I’m sure people with bad father experiences find it hard to refer to God as father. Jesus tells the story of a son who wanted his inheritance from his father before his father died. It’s called “The Prodigal Son.” This story helps those people understand our earthly father is not our heavenly father. It also shows how a father can love his son so very much.

We find in Isaiah 66:13 another example of God’s love: “As a mother comforts her child so will I comfort you,”

Then there’s the word, Almighty. What does that word mean? Sovereign? Overall? Greater than we are? God is really all that and more. Some believe His sovereignty means He controls everything, determines everything, and predetermines everything. They believe it’s all God’s will.

Why would Jesus tell us to pray—asking thy will be done? Is God not love? Does love control everything? Or, does love allow the loved one to be as they are? If God had wanted a warrior to send, he would have sent one. But He sent a baby.

God liberates—not controls. We have free choice. We can love Him or not. Maker—(creator) there’s someone beyond who made us. This takes us out of ourselves being the center of the universe.

When you say you are created in the image of a loving God it’s so liberating. God smiles on your life simply because you are you. You are created in God’s image. This world needs to know that God is love. This is the God Jesus talked about. It’s like being lost in wonder. Do you find yourself lost in wonder, love, and praise?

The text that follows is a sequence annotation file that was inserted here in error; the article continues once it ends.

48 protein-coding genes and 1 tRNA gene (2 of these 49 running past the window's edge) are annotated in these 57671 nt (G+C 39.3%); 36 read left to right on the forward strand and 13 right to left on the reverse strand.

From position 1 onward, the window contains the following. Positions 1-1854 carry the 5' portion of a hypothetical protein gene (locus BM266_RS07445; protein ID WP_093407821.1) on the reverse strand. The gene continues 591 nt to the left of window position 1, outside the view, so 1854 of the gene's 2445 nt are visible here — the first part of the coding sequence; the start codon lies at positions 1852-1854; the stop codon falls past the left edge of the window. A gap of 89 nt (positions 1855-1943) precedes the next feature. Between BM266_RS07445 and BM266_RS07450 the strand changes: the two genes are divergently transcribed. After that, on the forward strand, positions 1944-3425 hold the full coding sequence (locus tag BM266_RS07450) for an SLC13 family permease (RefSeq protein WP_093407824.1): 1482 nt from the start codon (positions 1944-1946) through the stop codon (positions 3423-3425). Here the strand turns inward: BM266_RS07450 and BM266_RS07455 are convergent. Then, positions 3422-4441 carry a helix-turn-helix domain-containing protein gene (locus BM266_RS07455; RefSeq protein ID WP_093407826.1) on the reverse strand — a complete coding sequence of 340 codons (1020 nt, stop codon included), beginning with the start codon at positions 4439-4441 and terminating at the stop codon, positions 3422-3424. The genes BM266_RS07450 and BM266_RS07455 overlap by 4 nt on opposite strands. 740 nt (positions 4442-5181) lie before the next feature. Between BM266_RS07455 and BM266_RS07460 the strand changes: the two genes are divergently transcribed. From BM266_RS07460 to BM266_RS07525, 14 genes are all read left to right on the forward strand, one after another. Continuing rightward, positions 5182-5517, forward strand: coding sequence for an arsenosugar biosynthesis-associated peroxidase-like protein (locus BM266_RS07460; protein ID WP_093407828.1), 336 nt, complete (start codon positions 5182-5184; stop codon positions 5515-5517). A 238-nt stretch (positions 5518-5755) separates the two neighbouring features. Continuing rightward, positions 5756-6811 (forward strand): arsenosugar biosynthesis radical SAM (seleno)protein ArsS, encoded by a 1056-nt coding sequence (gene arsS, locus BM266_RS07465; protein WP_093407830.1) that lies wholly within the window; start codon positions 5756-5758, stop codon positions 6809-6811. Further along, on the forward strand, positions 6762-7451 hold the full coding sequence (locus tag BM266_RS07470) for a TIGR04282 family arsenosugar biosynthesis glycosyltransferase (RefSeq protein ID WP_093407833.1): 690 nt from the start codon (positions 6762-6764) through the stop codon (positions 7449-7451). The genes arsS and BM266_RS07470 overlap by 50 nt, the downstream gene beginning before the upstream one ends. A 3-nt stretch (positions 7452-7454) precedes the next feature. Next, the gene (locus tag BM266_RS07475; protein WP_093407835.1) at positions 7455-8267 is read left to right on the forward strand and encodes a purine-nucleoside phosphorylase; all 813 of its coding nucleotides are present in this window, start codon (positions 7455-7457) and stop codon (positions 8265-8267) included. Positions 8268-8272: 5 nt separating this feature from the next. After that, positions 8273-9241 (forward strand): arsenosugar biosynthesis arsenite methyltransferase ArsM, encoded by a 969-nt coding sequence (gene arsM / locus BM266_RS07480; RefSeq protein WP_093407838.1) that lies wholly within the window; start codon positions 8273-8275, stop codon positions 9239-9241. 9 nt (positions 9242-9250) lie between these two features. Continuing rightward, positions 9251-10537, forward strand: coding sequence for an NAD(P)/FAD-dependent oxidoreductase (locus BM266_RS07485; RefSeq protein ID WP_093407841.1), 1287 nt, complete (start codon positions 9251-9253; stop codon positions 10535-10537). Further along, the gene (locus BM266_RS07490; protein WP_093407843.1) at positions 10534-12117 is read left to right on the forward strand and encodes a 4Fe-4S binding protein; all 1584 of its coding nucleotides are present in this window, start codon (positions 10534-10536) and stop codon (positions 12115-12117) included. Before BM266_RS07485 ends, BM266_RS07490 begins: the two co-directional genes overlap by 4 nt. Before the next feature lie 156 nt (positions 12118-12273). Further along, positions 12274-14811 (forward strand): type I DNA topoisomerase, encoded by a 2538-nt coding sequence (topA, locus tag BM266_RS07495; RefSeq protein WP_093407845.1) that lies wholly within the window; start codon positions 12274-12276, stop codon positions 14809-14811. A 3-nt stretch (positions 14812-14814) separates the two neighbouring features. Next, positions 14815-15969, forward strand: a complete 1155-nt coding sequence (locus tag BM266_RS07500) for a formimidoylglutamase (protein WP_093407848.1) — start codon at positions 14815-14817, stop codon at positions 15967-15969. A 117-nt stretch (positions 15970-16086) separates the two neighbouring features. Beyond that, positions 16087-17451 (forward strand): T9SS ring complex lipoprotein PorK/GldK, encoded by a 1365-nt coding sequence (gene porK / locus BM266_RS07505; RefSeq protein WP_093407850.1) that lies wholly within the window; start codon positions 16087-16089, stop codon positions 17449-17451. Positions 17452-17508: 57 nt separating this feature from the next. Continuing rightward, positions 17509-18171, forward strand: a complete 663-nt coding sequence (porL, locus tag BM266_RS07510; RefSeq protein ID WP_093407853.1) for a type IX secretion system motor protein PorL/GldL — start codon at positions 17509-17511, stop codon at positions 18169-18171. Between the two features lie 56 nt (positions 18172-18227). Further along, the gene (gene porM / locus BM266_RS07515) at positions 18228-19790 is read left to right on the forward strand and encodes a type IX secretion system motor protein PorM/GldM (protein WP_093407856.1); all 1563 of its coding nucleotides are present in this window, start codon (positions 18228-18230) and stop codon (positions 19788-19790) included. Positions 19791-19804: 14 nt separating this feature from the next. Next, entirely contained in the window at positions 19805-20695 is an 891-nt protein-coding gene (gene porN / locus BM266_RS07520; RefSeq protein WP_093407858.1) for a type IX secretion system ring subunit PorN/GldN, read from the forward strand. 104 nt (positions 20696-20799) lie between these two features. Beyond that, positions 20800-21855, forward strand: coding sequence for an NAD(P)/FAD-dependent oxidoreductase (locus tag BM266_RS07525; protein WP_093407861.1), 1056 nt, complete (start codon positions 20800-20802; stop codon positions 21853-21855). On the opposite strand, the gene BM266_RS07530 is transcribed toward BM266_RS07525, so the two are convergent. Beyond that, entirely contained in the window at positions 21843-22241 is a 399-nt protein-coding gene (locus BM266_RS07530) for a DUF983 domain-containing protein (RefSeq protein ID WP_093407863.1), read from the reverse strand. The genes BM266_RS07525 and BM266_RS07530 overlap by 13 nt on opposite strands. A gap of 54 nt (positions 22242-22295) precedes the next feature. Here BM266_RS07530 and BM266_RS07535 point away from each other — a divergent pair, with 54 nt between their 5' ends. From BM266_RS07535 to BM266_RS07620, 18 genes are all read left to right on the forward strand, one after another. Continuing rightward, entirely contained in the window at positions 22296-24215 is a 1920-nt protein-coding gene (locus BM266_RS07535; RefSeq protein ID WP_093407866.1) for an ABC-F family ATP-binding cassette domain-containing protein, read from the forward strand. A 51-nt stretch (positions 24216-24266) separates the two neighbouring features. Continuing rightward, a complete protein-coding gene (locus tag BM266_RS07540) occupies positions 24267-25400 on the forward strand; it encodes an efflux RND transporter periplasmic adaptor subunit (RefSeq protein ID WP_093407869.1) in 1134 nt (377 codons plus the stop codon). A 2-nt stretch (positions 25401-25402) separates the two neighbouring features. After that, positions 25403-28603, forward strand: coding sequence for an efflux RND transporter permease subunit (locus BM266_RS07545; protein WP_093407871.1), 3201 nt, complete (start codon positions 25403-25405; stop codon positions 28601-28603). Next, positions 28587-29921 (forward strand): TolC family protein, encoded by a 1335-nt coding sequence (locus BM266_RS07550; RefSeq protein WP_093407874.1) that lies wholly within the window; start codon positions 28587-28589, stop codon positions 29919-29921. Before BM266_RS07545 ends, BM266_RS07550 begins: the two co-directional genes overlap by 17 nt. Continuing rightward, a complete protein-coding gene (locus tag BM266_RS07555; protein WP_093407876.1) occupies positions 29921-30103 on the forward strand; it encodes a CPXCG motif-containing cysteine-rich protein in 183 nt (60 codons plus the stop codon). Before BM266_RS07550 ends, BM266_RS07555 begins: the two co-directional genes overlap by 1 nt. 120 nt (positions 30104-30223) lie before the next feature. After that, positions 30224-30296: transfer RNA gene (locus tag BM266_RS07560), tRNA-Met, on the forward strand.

Billy Graham left us with these statements regarding love:

God is love means that He tries constantly to block your route to destruction.”

“True love is an act of the will – a conscious decision to do what is best for the other person instead of ourselves.”

“When Christ’s love fills our hearts, it puts selfishness on the run.”

“God’s love is unchangeable; He knows exactly what we are and loves us anyway.”

This love thing sounds like a 24-hour gig.

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And that’s what I learned in Church……see ya next time!